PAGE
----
def um_start_generic(self, name, attrs):
        self.data_stack.append([])
        self.accumulating_chars = 1

    um_start_float = um_start_long = um_start_string = um_start_generic
    um_start_complex = um_start_code = um_start_none = um_start_generic
    um_start_int = um_start_generic

    def um_end_string(self, name):
        ds = self.data_stack
        # might need to convert unicode string to byte string
        ds[-1] = str(string.join(ds[-1], ""))
        self.accumulating_chars = 0

    def um_end_int(self, name):
        ds = self.data_stack
        ds[-1] = string.join(ds[-1], "")
        ds[-1] = int(ds[-1])
        self.accumulating_chars = 0

    def um_end_long(self, name):
        ds = self.data_stack
        ds[-1] = string.join(ds[-1], "")
        ds[-1] = long(ds[-1])
        self.accumulating_chars = 0

    def um_end_float(self, name):
        ds = self.data_stack
        ds[-1] = string.join(ds[-1], "")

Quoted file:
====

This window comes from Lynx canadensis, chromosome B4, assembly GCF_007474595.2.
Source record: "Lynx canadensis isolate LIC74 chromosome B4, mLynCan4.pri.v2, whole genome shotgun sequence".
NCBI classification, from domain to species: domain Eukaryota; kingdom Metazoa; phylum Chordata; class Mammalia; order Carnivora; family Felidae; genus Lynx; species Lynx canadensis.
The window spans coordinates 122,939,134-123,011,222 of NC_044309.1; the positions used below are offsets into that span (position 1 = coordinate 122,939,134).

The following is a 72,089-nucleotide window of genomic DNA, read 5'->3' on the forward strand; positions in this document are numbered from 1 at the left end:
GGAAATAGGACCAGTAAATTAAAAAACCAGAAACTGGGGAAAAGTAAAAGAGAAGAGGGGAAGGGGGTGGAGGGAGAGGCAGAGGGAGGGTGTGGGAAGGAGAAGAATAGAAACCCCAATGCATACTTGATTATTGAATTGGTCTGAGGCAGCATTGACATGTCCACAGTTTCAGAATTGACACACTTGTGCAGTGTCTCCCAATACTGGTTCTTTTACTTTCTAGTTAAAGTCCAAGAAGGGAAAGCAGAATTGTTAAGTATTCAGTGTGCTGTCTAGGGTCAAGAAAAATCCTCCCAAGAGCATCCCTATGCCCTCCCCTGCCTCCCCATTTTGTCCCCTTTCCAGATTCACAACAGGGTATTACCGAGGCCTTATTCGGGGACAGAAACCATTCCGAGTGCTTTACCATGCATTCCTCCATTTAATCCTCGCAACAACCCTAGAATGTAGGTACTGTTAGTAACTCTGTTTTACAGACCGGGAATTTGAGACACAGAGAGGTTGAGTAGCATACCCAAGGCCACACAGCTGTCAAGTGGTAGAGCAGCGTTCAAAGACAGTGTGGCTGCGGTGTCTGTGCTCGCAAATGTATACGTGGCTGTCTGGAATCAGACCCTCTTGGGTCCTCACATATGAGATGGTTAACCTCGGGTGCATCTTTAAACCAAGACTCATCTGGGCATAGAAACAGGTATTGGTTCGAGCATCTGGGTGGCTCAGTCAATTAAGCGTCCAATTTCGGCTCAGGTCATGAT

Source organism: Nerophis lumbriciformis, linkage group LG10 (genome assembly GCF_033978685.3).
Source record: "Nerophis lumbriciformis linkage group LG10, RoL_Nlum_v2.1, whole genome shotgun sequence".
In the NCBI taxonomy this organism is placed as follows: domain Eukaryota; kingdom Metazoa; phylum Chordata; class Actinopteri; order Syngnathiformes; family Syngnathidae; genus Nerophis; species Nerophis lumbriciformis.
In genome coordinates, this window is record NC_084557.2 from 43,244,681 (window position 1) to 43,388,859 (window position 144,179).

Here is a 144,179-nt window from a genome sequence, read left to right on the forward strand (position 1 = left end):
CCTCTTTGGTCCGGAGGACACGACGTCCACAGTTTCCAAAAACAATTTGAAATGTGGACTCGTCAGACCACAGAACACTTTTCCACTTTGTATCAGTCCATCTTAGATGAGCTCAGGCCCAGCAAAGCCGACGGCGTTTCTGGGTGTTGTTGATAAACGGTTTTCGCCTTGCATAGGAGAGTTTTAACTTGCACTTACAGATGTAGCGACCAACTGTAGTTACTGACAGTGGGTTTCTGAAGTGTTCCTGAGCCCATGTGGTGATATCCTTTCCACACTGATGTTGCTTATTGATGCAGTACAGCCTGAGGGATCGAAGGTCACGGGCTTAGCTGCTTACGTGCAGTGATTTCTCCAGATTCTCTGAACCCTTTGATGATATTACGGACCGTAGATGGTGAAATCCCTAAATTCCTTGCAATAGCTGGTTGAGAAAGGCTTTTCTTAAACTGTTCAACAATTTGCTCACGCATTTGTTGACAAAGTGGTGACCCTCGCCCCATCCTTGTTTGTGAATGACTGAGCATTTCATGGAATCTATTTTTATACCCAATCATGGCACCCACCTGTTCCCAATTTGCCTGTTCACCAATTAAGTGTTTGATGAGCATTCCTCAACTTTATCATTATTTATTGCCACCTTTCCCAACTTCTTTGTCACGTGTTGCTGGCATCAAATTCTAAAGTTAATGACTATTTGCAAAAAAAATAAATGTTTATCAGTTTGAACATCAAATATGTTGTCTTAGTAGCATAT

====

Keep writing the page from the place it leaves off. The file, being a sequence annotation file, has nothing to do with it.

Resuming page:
ds[-1] = float(ds[-1])
        self.accumulating_chars = 0

    def um_end_none(self, name):
        ds = self.data_stack
        ds[-1] = None
        self.accumulating_chars = 0

    def um_end_complex(self, name):
        ds = self.data_stack
        c = string.join(ds[-1], "")
        c = string.split(c)
        c = float(c[0]) + float(c[1])*1j
        ds[-1:] = [c]
        self.accumulating_chars = 0

    def um_end_code(self, name):
        import marshal, base64
        ds = self.data_stack
        s = string.join(ds[-1], "")
        s = base64.decodestring(s)
        ds[-1] = marshal.loads(s)
        self.accumulating_chars = 0

    # Trickier stuff: dictionaries, lists, tuples.
    def um_start_list(self, name, attrs):